My family's relationship to oysters was as kin and as sustenance. We'd eat oysters, of course (except for my mom, who hated seafood despite, or perhaps because, she grew up on the water). But we also respected them as beings: My grandma would never fail to point out oysters and other creatures we'd see as we'd kayak together, starting the morning on the water before coming home to pull fresh grapefruit and oranges from her trees to eat alongside grits, bacon, and eggs.
In other words, I learned early on that the oysters and ourselves are part of the same ecosystem, where each gives and takes, and that the sea was far more than just a collection of resources for us to pull from.
Like Kennedy, one of my favorite foods is raw oysters. When I moved to Florida for my PhD, I slurped them down by the dozen, served on those big metal platters or in plastic baskets on 25 cent oyster night, where I'd usually just have 2-3 dozen by themselves for dinner. Living closer to grandma meant more visits, and she continued to tell me about her life on and near the water and her adventures around our favorite bivalves.
And I would make regular trips to Apalachicola, where grandma also lived for a time in a little yellow house to be near the water and the oysters, and where I would go to watch the oystermen from the deck of one of the oyster bars (usually Boss, sometimes Up the Creek) as I slurped down my favorite treat.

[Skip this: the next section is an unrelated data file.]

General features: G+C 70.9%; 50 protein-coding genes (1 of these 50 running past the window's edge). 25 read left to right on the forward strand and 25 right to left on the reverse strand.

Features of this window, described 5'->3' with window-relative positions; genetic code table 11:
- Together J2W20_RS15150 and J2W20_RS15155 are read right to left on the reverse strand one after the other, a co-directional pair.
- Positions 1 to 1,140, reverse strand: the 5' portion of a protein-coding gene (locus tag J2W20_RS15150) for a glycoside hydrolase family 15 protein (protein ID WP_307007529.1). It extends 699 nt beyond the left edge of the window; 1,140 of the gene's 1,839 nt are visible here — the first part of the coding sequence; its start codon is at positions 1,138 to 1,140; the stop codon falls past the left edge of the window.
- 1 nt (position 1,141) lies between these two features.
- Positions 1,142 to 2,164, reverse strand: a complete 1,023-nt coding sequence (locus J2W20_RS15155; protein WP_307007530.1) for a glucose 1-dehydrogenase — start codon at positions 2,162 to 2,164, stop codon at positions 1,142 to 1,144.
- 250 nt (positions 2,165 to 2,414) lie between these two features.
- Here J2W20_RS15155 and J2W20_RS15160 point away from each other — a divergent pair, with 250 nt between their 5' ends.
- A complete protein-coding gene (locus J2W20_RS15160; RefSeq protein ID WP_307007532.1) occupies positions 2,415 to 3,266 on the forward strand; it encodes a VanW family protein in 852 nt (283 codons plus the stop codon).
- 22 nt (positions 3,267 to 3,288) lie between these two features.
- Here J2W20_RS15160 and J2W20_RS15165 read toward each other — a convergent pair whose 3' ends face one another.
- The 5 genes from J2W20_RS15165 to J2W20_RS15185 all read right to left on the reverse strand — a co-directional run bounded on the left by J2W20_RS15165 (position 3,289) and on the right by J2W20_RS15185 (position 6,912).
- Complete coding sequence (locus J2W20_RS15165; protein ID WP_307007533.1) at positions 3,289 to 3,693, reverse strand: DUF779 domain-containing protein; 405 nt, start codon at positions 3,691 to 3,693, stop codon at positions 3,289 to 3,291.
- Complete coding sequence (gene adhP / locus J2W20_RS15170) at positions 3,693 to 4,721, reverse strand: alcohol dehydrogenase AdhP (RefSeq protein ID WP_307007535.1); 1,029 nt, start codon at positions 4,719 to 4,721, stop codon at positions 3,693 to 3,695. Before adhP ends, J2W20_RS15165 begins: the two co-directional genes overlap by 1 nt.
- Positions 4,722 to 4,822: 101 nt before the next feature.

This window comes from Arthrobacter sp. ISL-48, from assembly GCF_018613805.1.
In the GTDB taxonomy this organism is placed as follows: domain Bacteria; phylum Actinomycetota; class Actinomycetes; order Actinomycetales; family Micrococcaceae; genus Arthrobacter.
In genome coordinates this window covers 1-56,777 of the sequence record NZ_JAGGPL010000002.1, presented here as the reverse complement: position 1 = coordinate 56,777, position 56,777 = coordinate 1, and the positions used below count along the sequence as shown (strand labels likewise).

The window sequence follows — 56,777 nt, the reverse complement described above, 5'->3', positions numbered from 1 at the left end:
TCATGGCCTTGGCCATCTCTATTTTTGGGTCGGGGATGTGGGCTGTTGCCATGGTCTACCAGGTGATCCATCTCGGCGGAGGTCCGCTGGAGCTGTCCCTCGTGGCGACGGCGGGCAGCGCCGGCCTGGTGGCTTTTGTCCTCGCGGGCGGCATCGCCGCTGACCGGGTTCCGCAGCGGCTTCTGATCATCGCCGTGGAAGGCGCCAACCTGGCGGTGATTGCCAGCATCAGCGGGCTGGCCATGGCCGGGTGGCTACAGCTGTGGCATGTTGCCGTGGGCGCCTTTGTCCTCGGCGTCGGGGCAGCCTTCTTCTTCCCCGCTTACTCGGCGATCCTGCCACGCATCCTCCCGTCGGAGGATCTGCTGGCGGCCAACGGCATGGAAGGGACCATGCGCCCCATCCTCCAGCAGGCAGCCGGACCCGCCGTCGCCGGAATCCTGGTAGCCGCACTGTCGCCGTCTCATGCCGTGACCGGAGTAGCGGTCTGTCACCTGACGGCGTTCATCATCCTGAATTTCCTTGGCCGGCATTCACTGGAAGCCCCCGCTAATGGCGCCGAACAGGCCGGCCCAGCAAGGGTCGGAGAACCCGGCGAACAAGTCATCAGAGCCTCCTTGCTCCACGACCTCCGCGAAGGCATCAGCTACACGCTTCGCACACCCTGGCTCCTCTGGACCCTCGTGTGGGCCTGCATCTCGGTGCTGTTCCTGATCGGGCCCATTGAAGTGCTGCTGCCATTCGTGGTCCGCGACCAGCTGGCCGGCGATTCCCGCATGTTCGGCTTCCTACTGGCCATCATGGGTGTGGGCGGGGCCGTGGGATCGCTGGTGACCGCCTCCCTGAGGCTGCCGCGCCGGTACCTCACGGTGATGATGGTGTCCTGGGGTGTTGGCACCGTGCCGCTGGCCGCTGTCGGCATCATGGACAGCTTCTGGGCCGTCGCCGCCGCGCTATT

I always say that Apalachicola oysters are the best oysters in the world, plump and sweet, and large enough to fill your whole mouth with a single slurp.
There's a bit of irony, then, that I ended up in Atlanta, where we pull our municipal water from the Chattahoochee river that flows into Apalachicola Bay and sustains oyster populations and the oyster tongers whose life work relies upon them, both of which are rapidly declining in the area.
It’s why, when I see more and more luxury condos pop up here, the pang of loss and frustration is twofold. On the one hand, because I continuously watch neighbors be displaced under the guise of ‘revitalization’ and sometimes under the guise of better urban planning and density that will make Atlanta less car-centric.
But it doesn’t (I would love us to have fewer cars!), it simply shoves the less wealthy out of the way so people with means can enjoy their live/work/play in an overpriced tinderbox. Those who can’t afford it simply get to spend more time on a car or in a bus, further cut off from the resources and amenities of their now-former homes.
But the loss is ecological, too: Atlanta is not growing at a sustainable rate, nor are we effectively planning for the ongoing massive influx of people, each of whom need some amount of the city’s resources to survive and thrive.
Our infrastructure is woefully unprepared, as evidenced by the regular flickers and outages of power in my home, our cracked roads, or the fact that my internet slows down considerably and regularly, because so many people are plugged in upstream from me. All of these require resources to repair and maintain, and resources to expand.